global health

In 2014, the largest outbreak of Ebola hit West Africa. When a CDC-funded tech group asked Olivia to help with strategy and operations, she headed to Liberia—one of the hardest hit countries—to help control the outbreak. Working with the CDC, Olivia used data analytics to predict future disease outbreaks. Watching people die and suffer from this disease was difficult for Olivia, but her desire to help people motivated her to stay in the middle of it and keep on working. Thankfully, the efforts of Olivia and numerous health workers on the ground were successful and in March of 2016, the World Health Organization terminated the Public Health Emergency of International Concern for the breakout.

What’s Olivia up to now?

Olivia is back in the United States and again working for a health technology start-up in NYC that is using SaaS to improve health outcomes.

She has been researching possible clients and works at growing the startup in different capacities. She has also been helping clients use the SaaS platform to collect data about prenatal and infant care to better understand why infant mortality is higher among African American infants.

Although Olivia remained in the healthcare industry after moving on from her private consulting, the company she works for really sits on the border of healthcare and technology. Olivia pointed out that the healthcare industry has always been slow to adopt new technologies despite the direct positive impact that these technologies can have on world health—it just takes time.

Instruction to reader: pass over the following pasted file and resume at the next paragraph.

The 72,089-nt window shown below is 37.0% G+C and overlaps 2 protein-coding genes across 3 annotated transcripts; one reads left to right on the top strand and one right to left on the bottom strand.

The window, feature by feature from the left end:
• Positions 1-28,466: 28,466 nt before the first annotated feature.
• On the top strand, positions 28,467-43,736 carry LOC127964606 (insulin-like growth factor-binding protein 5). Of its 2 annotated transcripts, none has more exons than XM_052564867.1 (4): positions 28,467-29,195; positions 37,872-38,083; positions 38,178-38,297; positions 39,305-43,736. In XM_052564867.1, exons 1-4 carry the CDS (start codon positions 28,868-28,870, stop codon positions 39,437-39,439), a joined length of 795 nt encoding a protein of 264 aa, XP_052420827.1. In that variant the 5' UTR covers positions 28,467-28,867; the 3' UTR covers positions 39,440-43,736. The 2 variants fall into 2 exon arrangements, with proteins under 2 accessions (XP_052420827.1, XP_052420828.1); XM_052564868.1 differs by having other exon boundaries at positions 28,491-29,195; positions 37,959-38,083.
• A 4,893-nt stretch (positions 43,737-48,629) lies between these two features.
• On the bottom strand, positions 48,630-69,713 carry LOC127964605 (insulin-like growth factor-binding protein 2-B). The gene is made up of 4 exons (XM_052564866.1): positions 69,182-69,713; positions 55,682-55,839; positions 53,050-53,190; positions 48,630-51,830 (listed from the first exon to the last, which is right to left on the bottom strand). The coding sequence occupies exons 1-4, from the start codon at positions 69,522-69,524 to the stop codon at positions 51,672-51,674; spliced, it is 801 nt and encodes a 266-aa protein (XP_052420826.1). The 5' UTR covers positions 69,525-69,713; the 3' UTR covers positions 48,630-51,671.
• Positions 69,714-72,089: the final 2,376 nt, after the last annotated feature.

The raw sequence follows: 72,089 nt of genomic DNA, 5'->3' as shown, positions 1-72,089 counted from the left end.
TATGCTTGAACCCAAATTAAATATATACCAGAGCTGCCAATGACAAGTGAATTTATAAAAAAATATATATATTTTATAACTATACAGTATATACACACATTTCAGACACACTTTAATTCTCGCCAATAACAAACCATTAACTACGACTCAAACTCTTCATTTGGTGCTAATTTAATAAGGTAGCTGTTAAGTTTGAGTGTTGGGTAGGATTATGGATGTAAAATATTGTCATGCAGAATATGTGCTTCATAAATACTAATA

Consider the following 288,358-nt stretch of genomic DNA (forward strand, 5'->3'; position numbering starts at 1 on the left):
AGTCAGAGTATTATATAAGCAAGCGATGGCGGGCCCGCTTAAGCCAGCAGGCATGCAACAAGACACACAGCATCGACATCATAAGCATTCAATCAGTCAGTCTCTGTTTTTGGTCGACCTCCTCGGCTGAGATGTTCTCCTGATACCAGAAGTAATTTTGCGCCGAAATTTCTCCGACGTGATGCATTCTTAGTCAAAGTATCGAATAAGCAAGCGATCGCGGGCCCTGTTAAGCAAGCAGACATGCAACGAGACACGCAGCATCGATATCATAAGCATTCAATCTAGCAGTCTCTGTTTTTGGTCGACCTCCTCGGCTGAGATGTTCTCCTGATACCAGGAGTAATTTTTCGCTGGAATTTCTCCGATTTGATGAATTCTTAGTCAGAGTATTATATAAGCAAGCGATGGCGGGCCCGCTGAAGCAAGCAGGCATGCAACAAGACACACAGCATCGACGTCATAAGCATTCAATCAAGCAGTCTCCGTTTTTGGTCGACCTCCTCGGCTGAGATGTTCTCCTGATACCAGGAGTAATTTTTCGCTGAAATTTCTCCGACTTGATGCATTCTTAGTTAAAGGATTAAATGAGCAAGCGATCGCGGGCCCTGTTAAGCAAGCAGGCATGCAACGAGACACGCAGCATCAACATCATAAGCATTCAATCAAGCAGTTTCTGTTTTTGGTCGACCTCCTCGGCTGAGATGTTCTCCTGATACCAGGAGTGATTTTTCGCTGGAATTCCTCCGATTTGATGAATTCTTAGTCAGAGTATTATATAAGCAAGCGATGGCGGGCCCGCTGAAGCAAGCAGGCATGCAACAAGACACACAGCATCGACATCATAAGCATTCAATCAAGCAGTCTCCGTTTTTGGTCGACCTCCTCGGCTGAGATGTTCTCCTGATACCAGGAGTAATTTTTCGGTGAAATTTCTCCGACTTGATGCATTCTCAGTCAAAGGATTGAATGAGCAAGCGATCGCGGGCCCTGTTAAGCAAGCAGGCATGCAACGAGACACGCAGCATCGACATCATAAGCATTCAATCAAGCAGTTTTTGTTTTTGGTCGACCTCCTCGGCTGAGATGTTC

Advice from Olivia                         

Olivia’s advice for people entering the workforce is short and sweet—experiment with opportunities to find your passion and everything will eventually work out.

In Olivia’s career, she has been in positions that were not a perfect fit for her and has not received job offers she thought she would get — but things always worked out. In her eyes, everything happens for a reason, so don’t let career setbacks slow you down.

My Takeaways

From my conversation with Olivia, it was evident that she is extremely passionate about her work and driven to improve people’s lives around the world. It was inspiring to hear about Olivia’s devotion to public health and clear that she is in the right field—even though it didn’t align with her initial plans.

I found Olivia’s reflections on technology in healthcare to be particularly interesting. As someone reasonably in tune with technology’s impact on science, engineering and business in recent years, it did not occur to me that the healthcare industry has not yet experienced the same level of technological advancement. However, with people such as Olivia leading the way, I have no doubt that new technology will continue to find its way into the healthcare industry and improve global health.

Tell Us What You Think

Has your career path taken an unexpected turn? We want to hear from you. Share your story in the comments or join the conversation on Twitter.